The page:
The City Charter has been serving Piedmont well since its last revision forty years ago. It’s not broken. The ballot text for Measures BB and CC don’t tell the whole story. Visit http://www.ci.piedmont.ca.us/city-council-places-charter-measures-on-ballot/to see what these measures really do.

Please join me in voting NO on Measures BB and CC.

Melanie Robertson, Former Piedmont Planning Commissioner

Oct 30 2018

Keep the current reporting structure of Piedmont’s City Charter.

Measure CC is a power grab and proponents of CC completely misstate the way City Hall is run as justification.

Measure CC is completely ineffective at telling voters what it will do.

First, as written, Measure CC is completely ineffective at telling voters what it will do. It should have read: “Shall the measure to amend the City Charter to reassign authority to terminate City department heads from City Council to the City Administrator be adopted”. Same word count. Such text would be much more informative to the voters and the fact that Measure CC is drafted so poorly should tell you something.

Measure CC reassigns important oversight authority from Council to the City Administrator with no justification on the record.

Second, from the Mayor in a recent news account: “[The Charter] contains language that suggests that the City Council is responsible for managing and directing the work of City officers. The Piedmont City Attorney strongly recommended that this ambiguity be clarified…” Read that carefully – “suggests” and “ambiguity” – if true then simply clarify the Charter language and keep the current reporting structure in place. Instead Measure CC reassigns important oversight authority from Council to the City Administrator with no justification on the record.

Grab or giveaway, Measure CC is bad for Piedmont and reduces the authority of our elected officials. Coupled with Measure BB (fewer meetings, less voter choice), these measures weaken good governance in Piedmont and should be rejected by the voters.

Garrett Keating, Former Piedmont City Council Member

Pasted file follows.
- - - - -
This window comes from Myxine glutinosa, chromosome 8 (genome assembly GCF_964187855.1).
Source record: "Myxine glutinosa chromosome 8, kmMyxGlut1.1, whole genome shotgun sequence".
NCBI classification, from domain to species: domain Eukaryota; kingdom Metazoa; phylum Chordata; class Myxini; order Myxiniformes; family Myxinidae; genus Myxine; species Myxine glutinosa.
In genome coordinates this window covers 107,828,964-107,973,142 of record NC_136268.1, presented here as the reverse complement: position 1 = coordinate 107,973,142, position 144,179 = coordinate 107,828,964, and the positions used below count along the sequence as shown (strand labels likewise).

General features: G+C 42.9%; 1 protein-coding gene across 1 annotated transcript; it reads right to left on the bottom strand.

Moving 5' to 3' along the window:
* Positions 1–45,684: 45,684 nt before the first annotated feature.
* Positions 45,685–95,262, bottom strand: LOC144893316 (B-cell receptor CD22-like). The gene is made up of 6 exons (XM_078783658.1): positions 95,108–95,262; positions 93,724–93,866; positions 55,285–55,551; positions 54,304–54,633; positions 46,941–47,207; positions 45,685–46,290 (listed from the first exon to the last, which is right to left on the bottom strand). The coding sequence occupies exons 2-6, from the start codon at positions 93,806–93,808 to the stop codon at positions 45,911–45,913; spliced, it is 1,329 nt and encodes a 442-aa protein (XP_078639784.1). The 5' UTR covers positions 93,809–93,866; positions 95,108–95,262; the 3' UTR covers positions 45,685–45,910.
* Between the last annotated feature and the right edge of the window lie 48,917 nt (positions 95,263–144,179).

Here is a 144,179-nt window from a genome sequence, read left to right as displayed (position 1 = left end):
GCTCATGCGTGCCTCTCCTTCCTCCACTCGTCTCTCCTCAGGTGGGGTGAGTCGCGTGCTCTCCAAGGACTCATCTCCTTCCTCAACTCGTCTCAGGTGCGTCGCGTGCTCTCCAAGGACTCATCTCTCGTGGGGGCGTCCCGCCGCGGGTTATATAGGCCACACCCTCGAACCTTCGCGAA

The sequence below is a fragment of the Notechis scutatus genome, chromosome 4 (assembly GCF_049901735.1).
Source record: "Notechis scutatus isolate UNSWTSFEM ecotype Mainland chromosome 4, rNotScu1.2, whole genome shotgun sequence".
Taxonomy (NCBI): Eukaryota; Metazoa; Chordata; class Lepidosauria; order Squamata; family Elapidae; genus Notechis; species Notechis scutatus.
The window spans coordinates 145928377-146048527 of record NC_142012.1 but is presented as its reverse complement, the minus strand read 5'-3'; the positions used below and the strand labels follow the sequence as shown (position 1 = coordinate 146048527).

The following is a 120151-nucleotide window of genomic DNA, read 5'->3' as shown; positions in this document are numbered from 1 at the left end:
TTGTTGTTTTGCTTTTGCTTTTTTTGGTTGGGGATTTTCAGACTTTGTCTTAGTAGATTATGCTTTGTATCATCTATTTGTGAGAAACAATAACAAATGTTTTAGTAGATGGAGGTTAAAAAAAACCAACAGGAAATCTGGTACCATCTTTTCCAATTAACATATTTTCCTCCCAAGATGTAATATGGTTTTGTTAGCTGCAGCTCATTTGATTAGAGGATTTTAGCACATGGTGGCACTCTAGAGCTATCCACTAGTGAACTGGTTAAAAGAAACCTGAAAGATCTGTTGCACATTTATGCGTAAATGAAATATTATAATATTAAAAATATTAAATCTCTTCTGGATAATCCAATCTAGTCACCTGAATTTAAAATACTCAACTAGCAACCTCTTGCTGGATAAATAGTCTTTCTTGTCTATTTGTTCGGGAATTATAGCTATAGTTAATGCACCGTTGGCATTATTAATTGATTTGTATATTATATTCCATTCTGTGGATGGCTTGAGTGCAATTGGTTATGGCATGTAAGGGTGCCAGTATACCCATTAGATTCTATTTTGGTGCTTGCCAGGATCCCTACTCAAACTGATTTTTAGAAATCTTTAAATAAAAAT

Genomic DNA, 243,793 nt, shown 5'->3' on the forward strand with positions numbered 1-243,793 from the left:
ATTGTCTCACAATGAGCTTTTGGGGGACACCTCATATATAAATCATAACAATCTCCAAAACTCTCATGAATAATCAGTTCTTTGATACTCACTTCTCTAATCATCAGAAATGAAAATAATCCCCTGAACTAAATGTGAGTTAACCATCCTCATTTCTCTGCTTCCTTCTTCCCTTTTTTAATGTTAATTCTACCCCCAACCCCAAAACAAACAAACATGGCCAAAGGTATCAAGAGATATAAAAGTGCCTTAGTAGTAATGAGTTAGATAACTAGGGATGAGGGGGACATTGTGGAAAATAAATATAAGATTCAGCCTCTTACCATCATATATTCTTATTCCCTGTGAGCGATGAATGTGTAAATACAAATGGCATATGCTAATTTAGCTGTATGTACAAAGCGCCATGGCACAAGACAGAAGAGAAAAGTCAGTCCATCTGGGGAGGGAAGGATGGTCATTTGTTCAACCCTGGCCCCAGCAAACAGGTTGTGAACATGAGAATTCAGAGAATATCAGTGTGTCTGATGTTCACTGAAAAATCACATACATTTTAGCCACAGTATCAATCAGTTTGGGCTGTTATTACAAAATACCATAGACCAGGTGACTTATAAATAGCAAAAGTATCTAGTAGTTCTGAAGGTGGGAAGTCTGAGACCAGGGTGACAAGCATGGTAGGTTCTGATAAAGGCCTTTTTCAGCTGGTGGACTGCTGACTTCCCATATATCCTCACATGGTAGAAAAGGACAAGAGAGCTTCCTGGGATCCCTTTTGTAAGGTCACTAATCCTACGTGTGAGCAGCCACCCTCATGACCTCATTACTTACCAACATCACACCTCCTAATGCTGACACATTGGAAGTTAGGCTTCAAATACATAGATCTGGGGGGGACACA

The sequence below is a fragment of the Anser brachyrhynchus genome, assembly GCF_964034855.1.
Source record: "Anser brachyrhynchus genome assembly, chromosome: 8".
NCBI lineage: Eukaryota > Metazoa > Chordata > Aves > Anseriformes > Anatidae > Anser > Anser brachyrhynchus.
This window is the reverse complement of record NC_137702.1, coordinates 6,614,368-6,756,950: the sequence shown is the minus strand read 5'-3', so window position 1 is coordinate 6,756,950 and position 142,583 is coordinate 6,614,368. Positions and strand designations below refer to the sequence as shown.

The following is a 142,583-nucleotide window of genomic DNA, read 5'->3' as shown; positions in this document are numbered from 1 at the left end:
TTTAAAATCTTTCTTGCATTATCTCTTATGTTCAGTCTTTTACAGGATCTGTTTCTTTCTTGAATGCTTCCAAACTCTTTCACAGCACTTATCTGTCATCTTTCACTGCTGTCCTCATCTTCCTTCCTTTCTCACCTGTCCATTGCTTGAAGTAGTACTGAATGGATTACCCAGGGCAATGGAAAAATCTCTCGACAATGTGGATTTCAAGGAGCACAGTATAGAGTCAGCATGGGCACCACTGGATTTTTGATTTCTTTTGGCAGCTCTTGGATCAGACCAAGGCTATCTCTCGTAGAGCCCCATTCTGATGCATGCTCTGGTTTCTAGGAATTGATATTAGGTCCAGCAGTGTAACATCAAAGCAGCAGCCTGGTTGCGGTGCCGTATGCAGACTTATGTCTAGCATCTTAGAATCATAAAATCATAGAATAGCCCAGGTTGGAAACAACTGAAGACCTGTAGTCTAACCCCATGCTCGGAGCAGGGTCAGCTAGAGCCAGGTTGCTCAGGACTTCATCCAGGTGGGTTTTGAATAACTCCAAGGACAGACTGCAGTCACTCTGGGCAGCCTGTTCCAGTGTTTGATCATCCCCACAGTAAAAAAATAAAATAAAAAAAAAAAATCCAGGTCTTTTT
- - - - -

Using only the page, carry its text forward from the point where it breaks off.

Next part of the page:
Oct 30 2018

Election Day is upon us and I am endorsing Megan Pillsbury to take my open seat on the Piedmont School Board. She has the skills and perspective to add real value to the board and its work.

First, she has an abiding love for teaching and nurturing of the joy of learning. She demonstrated that love in her career teaching in our schools and contributing to other institutions of learning in the bay area.

Having taught in our schools, Megan understands the culture we hope to maintain, appreciates the expectations of students and parents, knows the desires and values of our teachers and can speak with authority to the administration about the issues facing the district. In this time of increasing challenges of teacher recruitment, retention and compensation, Megan’s background is valuable.

As a parent of three children who successfully completed our K-12 program, she will bring a unique perspective balancing program needs, parental wishes and budget constraints. Sometimes parents with students still in district haven’t developed the ability to look through the long lens required of good school stewards.

Megan is a kind and dedicated citizen prepared for and willing to do the hard work required in this position. I support her candidacy and hope you will too with a vote for her in our upcoming election.

Doug Ireland, Member of Piedmont School Board

Oct 30 2018

On October 24th, I attended the Piedmont Board of Education Meeting. It took place in City Hall and these meeting occur twice a month. The purpose of the meeting was to review and discuss activities in the Piedmont Unified School District. There were four main items that were discussed at the meeting.

First was the approval of the 2018 Piedmont High School Accrediting Commission for School Western Association of Schools and Colleges (ACS WASC) Self Study Report. Before this item was approved an extensive presentation was given by Piedmont High School Principal Adam Littlefield and Piedmont High School Social Studies teacher Dave Keller. They elaborated on the process of accreditation and how WASC representatives will be visiting Piedmont High School from November 4th through November 7th. After the presentation the item was unanimously approved by the Board.